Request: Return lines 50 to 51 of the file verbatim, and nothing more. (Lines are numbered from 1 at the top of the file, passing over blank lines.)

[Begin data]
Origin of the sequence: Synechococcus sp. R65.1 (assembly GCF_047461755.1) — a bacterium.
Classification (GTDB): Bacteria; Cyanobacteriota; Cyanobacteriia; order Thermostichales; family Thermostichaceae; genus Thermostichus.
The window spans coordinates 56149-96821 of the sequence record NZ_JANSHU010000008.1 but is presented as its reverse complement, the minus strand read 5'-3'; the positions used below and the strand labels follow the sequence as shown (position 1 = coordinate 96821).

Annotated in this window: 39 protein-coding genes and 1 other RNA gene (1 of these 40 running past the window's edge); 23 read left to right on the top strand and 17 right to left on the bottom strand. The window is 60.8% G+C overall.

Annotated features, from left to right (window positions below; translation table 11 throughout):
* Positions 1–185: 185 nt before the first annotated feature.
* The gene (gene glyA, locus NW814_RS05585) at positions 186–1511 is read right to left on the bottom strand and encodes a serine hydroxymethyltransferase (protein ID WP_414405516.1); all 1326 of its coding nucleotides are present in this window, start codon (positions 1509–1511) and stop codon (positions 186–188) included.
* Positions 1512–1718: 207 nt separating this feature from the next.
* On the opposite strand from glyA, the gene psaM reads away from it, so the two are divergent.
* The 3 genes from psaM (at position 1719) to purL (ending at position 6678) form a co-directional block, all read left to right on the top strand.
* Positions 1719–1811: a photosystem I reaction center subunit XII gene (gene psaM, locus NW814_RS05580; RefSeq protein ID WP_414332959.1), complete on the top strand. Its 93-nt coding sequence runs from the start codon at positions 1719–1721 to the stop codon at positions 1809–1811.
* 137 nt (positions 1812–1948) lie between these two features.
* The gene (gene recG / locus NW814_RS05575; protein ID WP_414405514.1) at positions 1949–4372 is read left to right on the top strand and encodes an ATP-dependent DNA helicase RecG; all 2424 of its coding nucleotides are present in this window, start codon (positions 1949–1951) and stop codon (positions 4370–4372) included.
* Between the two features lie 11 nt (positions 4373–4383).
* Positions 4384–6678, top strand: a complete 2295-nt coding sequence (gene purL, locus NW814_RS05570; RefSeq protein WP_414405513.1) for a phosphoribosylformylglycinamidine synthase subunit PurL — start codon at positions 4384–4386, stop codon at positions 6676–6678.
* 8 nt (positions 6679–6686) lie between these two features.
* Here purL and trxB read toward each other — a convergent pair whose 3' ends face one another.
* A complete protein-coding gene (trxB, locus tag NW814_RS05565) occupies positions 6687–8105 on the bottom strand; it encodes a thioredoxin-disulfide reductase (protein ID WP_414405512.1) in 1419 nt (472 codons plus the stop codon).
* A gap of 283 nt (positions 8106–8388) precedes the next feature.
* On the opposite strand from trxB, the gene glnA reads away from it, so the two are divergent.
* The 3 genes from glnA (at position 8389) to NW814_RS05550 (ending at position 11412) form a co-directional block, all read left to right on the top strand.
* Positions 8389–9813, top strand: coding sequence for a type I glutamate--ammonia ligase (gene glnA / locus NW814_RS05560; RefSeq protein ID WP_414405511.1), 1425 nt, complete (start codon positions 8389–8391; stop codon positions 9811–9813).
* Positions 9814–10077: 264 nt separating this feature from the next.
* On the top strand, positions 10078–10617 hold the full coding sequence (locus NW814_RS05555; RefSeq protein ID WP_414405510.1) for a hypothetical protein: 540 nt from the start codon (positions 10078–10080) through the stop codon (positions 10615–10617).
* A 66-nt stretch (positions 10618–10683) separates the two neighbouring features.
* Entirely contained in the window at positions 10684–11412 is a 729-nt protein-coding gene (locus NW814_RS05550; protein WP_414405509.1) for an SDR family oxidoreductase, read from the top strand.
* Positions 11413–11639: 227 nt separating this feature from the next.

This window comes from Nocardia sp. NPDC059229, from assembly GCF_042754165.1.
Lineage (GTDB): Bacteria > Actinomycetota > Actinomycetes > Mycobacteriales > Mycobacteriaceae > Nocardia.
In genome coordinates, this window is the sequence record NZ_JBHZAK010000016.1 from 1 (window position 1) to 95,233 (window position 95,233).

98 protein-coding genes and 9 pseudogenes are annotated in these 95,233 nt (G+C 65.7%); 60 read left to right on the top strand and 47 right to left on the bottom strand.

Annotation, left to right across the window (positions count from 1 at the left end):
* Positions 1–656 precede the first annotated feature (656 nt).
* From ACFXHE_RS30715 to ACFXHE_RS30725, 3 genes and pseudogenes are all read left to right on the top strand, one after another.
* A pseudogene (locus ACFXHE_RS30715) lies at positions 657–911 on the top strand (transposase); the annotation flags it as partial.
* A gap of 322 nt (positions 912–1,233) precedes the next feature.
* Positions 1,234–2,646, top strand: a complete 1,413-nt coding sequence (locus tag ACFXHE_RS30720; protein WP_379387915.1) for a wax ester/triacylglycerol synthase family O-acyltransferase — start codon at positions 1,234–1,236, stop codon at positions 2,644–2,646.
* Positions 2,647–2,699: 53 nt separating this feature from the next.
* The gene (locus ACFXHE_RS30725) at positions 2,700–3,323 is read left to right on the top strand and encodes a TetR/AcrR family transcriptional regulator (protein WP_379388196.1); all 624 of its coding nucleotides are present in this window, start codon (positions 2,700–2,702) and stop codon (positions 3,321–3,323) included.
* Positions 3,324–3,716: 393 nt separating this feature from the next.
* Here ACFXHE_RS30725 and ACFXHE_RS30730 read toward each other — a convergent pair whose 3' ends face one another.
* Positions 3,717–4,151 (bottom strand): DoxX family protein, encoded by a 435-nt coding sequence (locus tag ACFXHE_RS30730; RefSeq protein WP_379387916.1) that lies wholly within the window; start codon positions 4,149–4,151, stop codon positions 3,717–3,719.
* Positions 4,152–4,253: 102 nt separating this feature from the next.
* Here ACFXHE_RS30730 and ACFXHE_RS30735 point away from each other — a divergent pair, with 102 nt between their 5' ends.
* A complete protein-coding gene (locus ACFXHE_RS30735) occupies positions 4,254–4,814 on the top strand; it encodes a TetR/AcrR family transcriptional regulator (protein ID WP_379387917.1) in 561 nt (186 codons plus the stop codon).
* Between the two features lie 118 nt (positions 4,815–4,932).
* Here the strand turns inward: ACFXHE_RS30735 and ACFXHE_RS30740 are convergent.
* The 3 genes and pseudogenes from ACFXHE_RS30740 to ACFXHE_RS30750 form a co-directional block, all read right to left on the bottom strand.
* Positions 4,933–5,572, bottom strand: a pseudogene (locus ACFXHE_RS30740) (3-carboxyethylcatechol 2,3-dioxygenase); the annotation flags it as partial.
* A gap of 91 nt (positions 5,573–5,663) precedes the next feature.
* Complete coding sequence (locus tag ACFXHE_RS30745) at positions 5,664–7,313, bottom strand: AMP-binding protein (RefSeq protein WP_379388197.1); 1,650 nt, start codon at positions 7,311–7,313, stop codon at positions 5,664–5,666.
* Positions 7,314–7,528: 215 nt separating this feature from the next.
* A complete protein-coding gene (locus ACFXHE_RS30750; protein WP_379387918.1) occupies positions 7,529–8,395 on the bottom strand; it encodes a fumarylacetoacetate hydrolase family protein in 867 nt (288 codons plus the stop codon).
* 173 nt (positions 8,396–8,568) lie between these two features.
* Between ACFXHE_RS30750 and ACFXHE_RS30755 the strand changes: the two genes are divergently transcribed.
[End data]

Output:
* A gap of 91 nt (positions 5,573–5,663) precedes the next feature.
* Complete coding sequence (locus tag ACFXHE_RS30745) at positions 5,664–7,313, bottom strand: AMP-binding protein (RefSeq protein WP_379388197.1); 1,650 nt, start codon at positions 7,311–7,313, stop codon at positions 5,664–5,666.